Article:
The more scientists look on Earth, the more life they find. Earthly life has adapted to an extraordinary variety of conditions, even those that humans had traditionally considered inhospitable. These life- forms are always single-cell microorganisms and they often derive their energy from chemical reactions. They can exist in the most surprising of places. We have found them in rocks in Antarctica, in volcanic springs in Yellowstone National Park, and even in hot-water geysers on the ocean floor. The microbes that live in these and other extreme environments are collectively known as extremophiles. An important limit for biological activity on the Earth is the temperature of the water in which the creature lives. This can be below 0°C, if the water does not freeze solid, or up to about 115°C, if the water does not boil. Other extremophiles include acid-loving and salt-loving microbes, and those that can exist at pressures greater than 350 times atmospheric pressure at sea level.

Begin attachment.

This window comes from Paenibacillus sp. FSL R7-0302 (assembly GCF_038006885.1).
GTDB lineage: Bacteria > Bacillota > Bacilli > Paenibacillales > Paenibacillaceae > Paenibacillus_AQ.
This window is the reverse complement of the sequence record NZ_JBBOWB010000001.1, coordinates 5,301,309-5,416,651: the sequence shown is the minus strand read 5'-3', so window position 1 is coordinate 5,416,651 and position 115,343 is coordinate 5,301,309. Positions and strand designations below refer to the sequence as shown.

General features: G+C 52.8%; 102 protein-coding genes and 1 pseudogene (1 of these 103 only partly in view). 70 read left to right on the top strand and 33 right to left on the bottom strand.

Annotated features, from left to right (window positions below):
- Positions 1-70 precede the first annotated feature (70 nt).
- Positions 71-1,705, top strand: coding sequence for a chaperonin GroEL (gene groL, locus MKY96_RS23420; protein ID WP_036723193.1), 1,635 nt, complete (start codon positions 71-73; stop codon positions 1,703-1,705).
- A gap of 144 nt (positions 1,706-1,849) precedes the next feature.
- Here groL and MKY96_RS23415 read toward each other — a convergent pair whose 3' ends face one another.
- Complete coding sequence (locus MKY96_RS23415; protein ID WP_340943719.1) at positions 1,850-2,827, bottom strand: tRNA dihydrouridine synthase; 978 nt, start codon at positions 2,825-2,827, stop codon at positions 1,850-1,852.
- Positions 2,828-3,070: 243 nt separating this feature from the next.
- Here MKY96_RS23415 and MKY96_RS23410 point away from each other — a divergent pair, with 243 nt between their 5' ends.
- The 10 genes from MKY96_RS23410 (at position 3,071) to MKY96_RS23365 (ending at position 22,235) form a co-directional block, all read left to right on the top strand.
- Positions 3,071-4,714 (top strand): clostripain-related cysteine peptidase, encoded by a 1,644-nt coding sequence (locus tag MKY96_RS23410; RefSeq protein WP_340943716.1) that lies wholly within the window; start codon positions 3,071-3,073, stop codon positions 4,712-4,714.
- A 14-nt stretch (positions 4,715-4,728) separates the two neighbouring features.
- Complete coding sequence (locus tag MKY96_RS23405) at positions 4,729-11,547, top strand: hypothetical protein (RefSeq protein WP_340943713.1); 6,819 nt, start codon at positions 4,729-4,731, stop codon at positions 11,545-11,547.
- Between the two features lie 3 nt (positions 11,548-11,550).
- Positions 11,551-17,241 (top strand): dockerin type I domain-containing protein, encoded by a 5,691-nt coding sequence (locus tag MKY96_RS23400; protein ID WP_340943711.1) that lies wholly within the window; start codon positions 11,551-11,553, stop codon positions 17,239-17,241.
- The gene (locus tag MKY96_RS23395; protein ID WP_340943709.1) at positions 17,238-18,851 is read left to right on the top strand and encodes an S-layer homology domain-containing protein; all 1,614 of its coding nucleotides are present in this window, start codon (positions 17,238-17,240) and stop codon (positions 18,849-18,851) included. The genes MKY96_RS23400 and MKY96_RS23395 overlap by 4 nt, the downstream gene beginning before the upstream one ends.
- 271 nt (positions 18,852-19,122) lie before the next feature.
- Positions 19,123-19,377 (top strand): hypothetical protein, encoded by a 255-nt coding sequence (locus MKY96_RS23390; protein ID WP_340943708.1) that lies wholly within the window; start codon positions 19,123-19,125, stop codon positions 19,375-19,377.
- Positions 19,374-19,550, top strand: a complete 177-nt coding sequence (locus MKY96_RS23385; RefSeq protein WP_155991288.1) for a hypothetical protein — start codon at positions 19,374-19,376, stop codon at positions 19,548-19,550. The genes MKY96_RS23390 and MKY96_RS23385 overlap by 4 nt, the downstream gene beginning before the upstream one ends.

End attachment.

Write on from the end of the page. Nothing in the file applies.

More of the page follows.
Microbes that can only live in scalding water are known as hyperthermophiles. They make up a particularly important branch of the extremophiles, because they appear to be among the most ancient species that live on Earth. Some scientists believe that this means life itself began in high-temperature environments, perhaps in the hot-water geysers on the ocean floor, known as black smokers. Although the extremophiles derive their energy from a wide array of chemical processes, they all rely on water and contain DNA.
Perhaps exotic alien life uses another liquid other than water, or another
information-carrying molecule other than DNA. Only space missions can find